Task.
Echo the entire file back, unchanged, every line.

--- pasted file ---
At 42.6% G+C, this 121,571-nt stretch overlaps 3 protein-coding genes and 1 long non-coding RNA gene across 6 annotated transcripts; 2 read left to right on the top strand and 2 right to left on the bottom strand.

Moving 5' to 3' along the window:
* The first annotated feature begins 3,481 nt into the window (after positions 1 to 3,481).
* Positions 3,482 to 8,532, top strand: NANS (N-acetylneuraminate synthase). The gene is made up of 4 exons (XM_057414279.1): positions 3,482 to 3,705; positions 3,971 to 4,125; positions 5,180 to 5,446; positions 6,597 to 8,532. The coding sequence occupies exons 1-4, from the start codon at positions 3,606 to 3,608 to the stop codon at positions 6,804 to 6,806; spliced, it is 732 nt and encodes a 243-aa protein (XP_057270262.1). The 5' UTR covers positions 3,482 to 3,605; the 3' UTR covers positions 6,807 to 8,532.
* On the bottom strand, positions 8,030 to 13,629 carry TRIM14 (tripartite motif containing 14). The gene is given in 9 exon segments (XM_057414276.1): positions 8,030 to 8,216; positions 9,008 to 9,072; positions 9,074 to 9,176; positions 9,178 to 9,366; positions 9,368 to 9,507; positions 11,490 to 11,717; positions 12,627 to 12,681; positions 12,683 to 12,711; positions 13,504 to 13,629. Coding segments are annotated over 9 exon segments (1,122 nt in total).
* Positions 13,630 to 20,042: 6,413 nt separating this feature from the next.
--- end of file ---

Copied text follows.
At 42.6% G+C, this 121,571-nt stretch overlaps 3 protein-coding genes and 1 long non-coding RNA gene across 6 annotated transcripts; 2 read left to right on the top strand and 2 right to left on the bottom strand.

Moving 5' to 3' along the window:
* The first annotated feature begins 3,481 nt into the window (after positions 1 to 3,481).
* Positions 3,482 to 8,532, top strand: NANS (N-acetylneuraminate synthase). The gene is made up of 4 exons (XM_057414279.1): positions 3,482 to 3,705; positions 3,971 to 4,125; positions 5,180 to 5,446; positions 6,597 to 8,532. The coding sequence occupies exons 1-4, from the start codon at positions 3,606 to 3,608 to the stop codon at positions 6,804 to 6,806; spliced, it is 732 nt and encodes a 243-aa protein (XP_057270262.1). The 5' UTR covers positions 3,482 to 3,605; the 3' UTR covers positions 6,807 to 8,532.
* On the bottom strand, positions 8,030 to 13,629 carry TRIM14 (tripartite motif containing 14). The gene is given in 9 exon segments (XM_057414276.1): positions 8,030 to 8,216; positions 9,008 to 9,072; positions 9,074 to 9,176; positions 9,178 to 9,366; positions 9,368 to 9,507; positions 11,490 to 11,717; positions 12,627 to 12,681; positions 12,683 to 12,711; positions 13,504 to 13,629. Coding segments are annotated over 9 exon segments (1,122 nt in total).
* Positions 13,630 to 20,042: 6,413 nt separating this feature from the next.